Yet Another Voice of Frustration

Adam over at Becoming God’s Samurai echos the frustration that a growing number of people including my self are feeling with the Institutional Church.

 The following paragraph from his post really resonates with me

The Distance – the word “fellowship” is one that is only ever used in Christian circles (and the lord of the rings). I’ve come to conclude that it is code for “making us look like we have a more meaningful relationship than we actually do”. From the moment I walk into church I am handed a newsletter from a woman with such a grin she looks like she is meeting an old friend. I can’t even remember her name. Over biscuits and coffee I people (who I hadn’t seen since the previous service) ask me, “how are you?” but they don’t really care, so I reply, “fine” because I don’t really care either. We stand in pews looking at the back of each other’s heads, only hearing what the people on the stage have to say rather than what the heart of the person next to me is wishing to scream. And in the end we depart for another week, each of us feeling complacent with the “fellowship” but none of us having actually given anything.

Adam doesn’t post very often but his posts are always very profound.


5 responses to “Yet Another Voice of Frustration

  1. Hi Aaron! I like your new “digs”! I just updated my blogroll to include the new url… I’m slow but I catch up eventually 😉

    On your post — I can so relate. That’s one reason why I think small group studies — meeting either at home or at church — are so important. It’s impossible to be intimate with 100+ people but you can get real with just 10 or 12. Last August I found 10 like-minded folks at the church where I work and we’ve had a Bible study group going in our home every Wednesday since then. (btw I didn’t ask permission to host one, just called people and said “come”) Talk about a blessing!

  2. I think small groups are so important. My wife and I go to a bible study on Thursday nights. We have thought about starting one in our house as well.

  3. “Fellowship?” What an archaic term to describe interpersonal relations, perhaps unintentionally chosen to mirror the otherness, the alienation, of those involved. It is a special word, so seldom used, that — even spoken so robustly by Gimli — it strikes the hearer as contrived, synthetic, the connotative antithesis of the word’s denoted intent; a word invented to describe the pretended familiarity of those who employ it amongst their fellows.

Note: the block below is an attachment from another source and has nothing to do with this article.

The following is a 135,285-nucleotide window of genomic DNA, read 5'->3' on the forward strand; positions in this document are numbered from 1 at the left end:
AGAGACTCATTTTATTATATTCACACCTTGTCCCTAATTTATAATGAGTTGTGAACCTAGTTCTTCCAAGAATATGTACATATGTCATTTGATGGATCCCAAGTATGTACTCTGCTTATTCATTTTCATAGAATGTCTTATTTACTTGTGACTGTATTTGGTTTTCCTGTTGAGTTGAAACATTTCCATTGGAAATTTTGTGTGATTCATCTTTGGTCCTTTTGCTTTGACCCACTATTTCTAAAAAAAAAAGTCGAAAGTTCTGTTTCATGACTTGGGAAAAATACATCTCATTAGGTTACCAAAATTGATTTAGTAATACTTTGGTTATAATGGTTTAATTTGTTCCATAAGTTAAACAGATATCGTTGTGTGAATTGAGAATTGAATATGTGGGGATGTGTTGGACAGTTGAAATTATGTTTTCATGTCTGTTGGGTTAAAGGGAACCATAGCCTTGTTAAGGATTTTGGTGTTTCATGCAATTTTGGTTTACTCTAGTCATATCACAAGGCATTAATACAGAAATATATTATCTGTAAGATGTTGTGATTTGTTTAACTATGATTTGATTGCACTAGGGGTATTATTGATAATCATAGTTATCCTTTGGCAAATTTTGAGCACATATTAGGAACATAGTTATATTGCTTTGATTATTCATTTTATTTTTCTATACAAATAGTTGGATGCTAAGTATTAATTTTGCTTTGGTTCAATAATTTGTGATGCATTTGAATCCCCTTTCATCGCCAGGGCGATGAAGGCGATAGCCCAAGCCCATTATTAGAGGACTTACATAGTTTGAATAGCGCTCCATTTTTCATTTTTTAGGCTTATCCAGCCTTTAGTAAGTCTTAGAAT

I have no use of such fellowship, with dwarves or others, and certainly not within the local body (another example of contrivance in terminology, but I’ll limit this rant to a single subject). The hand extended in such fellowship is too often meant to maintain others at arm’s length, to be excluded rather than embraced.

    In fact, the accompaniments to such fellowship — the music (with its droning hymns or repetitive worship) the banal homilies too often vaguely reminiscent of Dr. Phil or Tony Robbins, and the stilted, ritualised interactions, are wholly without value. Indeed, the contemporary church, so maddeningly hollow and presenting only a facade devoid of anything remotely human — let alone Divine — in appearance, is so far removed from any need or desire I possess, and serves so minor a ministerial function in my life, that, were it to disappear entirely, its absence would scarce be noticed.

  4. love your blog title… i hope this frustration leads us towards a church that we can believe in.

  5. Andrew Wallace, Newcastle Australia

    Fantastic .. great to hear about people getting into small groups .. and “not asking permission’ .. I love it

    May I recommend robert fitts book avaliable at his web site called, “Church in the house a return to simplicity”

    He’s the father of Bob Fitts, the well known worship leader from YWAM Hawai


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